Many of us carry grudges. Over time, the burden can get heavy, using lots of our mental and emotional energy. Our lives can become so wrapped up in the perceived wrongs done to us that we can no longer enjoy the present.

The weight can also create the impression that life is completely out of our control and unjust because the past pain is still alive in us, skewing our sense of balance. Eventually, this focus can lead to bitterness and distance from those we love.

The decision to drop our burden is within our control. We can’t change the offender or the past; the reality of the situation cannot be undone. Letting go is a decision we can make; we can gain some control over our thoughts and feelings. Like trying to collect long-overdue bills, continuing to carry our grudges often costs us more than just writing them off.

So, how do we lay down our load?

As usual, we start with taking several slow, deep breaths. As we do this, the body begins to relax. Our relaxation allows more blood flow to the reasoning parts of the brain. From this calmer place, we can revisit the incident(s) that felt hurtful. Our natural tendency is to run from facing the memories directly and dispassionately. But if we’re still carrying grudges, we haven’t really gotten away, anyway. It’s important to allow ourselves to acknowledge the impact the past bad behavior of others has had on our lives.

Now it’s time to make a choice: Are we willing to continue feeling hurt and angry toward family and friends? Is our resentment helping us? Or should we bite the bullet and do the work of accepting difficult past incidents?

It may be difficult to let go of our anger, of the comforting feeling of being the blameless victim of the thoughtless person. It can help to imagine what we’d rather be doing with the energy and time we now use in replaying our hurt. Picturing how we’d like our days to flow, being well-rested and focused on our own life, for example, can pull us through the change we’re making.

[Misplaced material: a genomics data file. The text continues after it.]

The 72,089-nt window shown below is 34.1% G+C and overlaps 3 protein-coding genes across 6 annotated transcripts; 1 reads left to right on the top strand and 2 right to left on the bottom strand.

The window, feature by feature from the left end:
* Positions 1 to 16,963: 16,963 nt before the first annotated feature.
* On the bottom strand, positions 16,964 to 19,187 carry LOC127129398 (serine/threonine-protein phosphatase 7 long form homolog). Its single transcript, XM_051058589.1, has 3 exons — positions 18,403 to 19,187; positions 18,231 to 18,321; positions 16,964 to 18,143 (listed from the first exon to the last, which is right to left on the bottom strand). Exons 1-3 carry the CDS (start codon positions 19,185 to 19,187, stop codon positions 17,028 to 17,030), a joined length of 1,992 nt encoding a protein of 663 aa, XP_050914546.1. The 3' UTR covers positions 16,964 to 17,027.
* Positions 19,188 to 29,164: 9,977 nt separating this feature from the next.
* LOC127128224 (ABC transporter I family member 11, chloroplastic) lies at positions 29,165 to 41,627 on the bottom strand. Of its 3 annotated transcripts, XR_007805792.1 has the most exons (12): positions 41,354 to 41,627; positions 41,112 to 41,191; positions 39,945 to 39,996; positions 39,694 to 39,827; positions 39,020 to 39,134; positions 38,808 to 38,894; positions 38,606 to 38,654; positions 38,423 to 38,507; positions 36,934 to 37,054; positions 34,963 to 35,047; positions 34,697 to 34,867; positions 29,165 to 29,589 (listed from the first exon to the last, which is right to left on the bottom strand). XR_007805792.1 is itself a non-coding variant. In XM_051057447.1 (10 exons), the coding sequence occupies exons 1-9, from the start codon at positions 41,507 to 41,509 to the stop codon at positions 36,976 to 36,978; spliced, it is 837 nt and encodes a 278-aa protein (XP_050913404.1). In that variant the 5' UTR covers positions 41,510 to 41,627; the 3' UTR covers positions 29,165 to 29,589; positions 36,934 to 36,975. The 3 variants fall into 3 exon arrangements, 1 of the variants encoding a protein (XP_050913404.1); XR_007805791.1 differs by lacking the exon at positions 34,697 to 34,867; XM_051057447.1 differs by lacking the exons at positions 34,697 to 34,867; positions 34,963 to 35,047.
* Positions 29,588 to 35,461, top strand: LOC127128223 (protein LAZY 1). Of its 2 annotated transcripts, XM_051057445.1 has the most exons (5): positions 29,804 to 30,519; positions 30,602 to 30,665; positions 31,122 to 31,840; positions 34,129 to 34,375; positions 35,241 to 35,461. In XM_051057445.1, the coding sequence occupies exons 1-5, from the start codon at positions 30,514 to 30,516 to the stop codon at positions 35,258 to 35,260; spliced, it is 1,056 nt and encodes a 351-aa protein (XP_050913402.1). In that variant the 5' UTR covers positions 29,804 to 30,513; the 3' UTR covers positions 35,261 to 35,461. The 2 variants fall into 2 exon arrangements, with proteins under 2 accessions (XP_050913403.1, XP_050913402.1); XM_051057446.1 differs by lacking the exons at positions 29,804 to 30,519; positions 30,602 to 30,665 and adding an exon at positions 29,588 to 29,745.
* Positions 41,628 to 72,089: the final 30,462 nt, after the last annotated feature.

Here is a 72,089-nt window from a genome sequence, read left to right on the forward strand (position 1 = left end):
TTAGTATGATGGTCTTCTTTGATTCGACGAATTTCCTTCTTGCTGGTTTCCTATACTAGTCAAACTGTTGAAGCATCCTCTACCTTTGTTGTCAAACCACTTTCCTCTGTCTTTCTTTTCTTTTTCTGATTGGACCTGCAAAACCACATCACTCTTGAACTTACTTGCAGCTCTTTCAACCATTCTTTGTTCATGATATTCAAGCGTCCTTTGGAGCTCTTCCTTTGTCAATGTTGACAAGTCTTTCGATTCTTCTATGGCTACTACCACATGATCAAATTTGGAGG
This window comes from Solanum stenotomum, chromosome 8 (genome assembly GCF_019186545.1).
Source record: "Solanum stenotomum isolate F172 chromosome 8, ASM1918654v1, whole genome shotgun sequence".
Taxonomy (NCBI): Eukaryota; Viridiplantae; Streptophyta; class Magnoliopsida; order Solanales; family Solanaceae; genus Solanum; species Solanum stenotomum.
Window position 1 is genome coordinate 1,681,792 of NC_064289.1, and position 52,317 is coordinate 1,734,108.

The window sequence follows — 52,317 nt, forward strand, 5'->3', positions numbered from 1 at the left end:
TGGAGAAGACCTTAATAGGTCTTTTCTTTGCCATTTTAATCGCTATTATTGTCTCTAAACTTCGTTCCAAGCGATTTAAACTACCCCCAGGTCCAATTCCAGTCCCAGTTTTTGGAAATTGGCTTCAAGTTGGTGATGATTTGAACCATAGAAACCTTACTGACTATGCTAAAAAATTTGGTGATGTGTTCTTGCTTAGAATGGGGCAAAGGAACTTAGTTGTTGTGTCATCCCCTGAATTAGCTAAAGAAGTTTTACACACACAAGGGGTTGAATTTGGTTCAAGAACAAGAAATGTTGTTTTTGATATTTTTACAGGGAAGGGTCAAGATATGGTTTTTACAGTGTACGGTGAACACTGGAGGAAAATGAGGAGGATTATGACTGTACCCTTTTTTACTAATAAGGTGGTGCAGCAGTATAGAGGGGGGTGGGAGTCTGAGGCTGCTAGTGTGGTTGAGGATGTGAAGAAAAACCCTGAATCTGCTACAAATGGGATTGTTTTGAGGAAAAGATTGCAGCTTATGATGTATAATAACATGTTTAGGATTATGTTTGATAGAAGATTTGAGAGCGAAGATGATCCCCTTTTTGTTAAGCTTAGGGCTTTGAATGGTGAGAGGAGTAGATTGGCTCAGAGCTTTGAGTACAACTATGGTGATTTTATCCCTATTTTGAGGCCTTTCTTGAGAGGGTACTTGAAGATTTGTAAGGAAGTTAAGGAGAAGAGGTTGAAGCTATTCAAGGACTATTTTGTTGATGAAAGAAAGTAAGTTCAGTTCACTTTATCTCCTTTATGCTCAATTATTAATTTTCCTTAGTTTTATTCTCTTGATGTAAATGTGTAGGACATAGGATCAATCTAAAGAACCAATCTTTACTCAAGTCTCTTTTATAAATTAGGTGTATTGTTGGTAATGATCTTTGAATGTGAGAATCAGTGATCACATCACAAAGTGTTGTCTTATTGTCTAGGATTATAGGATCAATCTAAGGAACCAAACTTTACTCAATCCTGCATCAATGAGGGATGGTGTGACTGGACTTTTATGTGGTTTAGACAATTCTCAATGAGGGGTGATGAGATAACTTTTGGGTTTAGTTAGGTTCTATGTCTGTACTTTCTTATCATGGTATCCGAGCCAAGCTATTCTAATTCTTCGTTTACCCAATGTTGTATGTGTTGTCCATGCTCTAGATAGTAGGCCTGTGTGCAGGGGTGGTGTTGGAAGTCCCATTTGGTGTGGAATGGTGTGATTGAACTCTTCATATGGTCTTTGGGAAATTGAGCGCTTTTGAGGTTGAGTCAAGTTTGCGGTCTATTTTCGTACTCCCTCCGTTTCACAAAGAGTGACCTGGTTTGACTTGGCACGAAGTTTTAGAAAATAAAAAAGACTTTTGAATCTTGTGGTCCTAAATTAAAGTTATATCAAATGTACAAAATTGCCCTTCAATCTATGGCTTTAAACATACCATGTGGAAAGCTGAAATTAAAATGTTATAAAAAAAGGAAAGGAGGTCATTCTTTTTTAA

Dropping our resentment is not excusing any harm done to us. Our pain is valid. And certainly, we should not stay in situations that are currently hurtful. Letting go of our grudge burden is about reducing the ongoing impact on our lives of past hurts. This actually reduces the negative power the offending person has in our lives. The hurt no longer defines us and our relationship with them.

Now we can create a phrase that sums up our current feelings and our decision to make peace with the situation. An example might be, “I can’t change the past and I’m moving forward with my life”. We can then use this phrase as a reminder whenever the familiar thoughts start, until the old hurt no longer has such power over us.

Might we still wish things had turned out differently? Absolutely.  But releasing resentment is not about letting the offender off the hook, it is about giving ourselves the gift of putting the situation into perspective and moving on with our lives.

To ward off the creation of future grudges, expect a certain amount of imperfection in those we love. Expect some social clumsiness and inexpert communication, even with family and friends.

Part of getting along with others is being willing to let go of the grudges we hold for past behavior. Dropping our burden of resentments can change our relationships to bring us more peace and happiness. Summer’s a great time to off-load unnecessary resentment baggage, leaving us free for playing.